Player-characters use a combination of martial arts moves, "Ether" attacks, special "Deathblow" combinations, which are learned through the repetition of specific proportions of strong and weak hits. All offensive actions use Action Points, costing either three points, two points, or one point, corresponding to the intensity of the attack; each character can use only three AP per turn, but at higher levels, they can use up to seven AP per turn. At a certain point in the game, characters can use "Elemental Deathblows", which attach elemental attributes to physical combos. In addition to being used for attacks, AP may be saved and allocated to Attack Points for combo attacks during turns. A total of 28 AP may be accumulated for combo attacks. Characters can use a variety of magical abilities for both offense and ally-support; these abilities are limited by the number of available Ether Points, which must be replenished using items during exploration sequences. For most characters, these abilities are attributed to "Ether," a mysterious power to which all humans have access.

Some characters' magical abilities are referred to by different names, implying differences in their origins. For example, Fei's magic is called "Chi" and Citan's is called "Arcane". While fighting in gears, human Ether abilities are amplified, though some change or become unavailable during this type of combat. In addition to hand-to-hand combat, the characters sometimes fight from within giant robots called gears. In gear combat, the limiting factor of AP is replaced by fuel, with each attack consuming an amount corresponding to its power. For these battles, "deathblows" may only be executed after first building up the "Attack Level"—represented by a number in the bottom-left of the gear combat interface—through the execution of strong, moderate, or weak attacks. One deathblow is allowed per point on the Attack Level gauge. There are three levels for normal gear deathblows and, beyond the third level, an "infinite" level with its own set of deathblows. To reach "Infinity Mode", a character must stay at attack level 3.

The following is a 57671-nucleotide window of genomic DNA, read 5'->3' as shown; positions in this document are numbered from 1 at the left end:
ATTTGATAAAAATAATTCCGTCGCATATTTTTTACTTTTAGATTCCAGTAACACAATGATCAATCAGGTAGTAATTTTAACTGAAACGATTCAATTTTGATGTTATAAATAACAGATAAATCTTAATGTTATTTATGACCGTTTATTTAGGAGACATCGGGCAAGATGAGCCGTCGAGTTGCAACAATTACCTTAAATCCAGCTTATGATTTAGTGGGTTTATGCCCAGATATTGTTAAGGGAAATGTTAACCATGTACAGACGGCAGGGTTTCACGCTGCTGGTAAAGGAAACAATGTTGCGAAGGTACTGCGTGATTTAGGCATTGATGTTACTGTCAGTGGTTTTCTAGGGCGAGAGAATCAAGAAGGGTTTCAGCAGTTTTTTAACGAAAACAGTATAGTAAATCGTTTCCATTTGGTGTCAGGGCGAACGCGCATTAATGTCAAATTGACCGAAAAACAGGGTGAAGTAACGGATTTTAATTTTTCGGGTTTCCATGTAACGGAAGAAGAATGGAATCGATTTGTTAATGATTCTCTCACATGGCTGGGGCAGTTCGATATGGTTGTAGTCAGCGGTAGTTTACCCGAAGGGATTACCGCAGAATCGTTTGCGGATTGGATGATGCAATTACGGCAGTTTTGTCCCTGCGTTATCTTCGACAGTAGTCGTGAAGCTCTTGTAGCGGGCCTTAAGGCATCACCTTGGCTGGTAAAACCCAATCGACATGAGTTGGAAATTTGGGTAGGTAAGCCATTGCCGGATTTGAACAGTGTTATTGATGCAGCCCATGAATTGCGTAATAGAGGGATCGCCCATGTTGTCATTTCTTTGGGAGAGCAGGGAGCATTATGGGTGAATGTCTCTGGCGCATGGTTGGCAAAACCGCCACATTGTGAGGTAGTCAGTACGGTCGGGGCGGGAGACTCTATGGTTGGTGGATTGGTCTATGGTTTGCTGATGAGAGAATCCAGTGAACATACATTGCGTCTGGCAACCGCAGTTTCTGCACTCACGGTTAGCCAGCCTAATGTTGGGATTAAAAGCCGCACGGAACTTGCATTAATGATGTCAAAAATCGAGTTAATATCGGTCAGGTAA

With each turn, there is a chance. Having a duration of three turns, Infinity Mode allows fuel to be recharged in much larger quantities and, while in this mode, gears have access to "Infinity" attacks. Gears can regain fuel with a "Charge" command; the gears can activate "Boosters" which enable them to act faster at a cost of extra fuel

Barbara Hoyt

Barbara Hoyt was a member of the "Manson Family", led by Charles Manson. Hoyt was a witness in District Attorney Vincent Bugliosi's prosecution of Manson and his followers for the Tate-LaBianca murders, one of the highest-profile murder trials in history. Hoyt lived with the Manson Family at Spahn Ranch. In 1971, five Manson followers — Catherine "Gypsy" Share, Lynette "Squeaky" Fromme, Dennis Rice, Steve "Clem" Grogan, Ruth Ann "Ouisch" Moorehouse — were charged with attempted murder after they plotted to murder Hoyt to prevent her testifying for the prosecution during the Tate/LaBianca murder trial. Moorehouse was to lure Hoyt to Hawaii, so that she would be unable to testify. Once in Hawaii, if Hoyt could not be convinced not to testify, Moorehouse was to kill her. On September 9, 1971, as Hoyt was preparing to board her flight back to California, it was alleged that Moorehouse bought Hoyt a hamburger and laced it with a multi-dose of LSD left her and flew back to California. Hoyt survived the attempt on her life.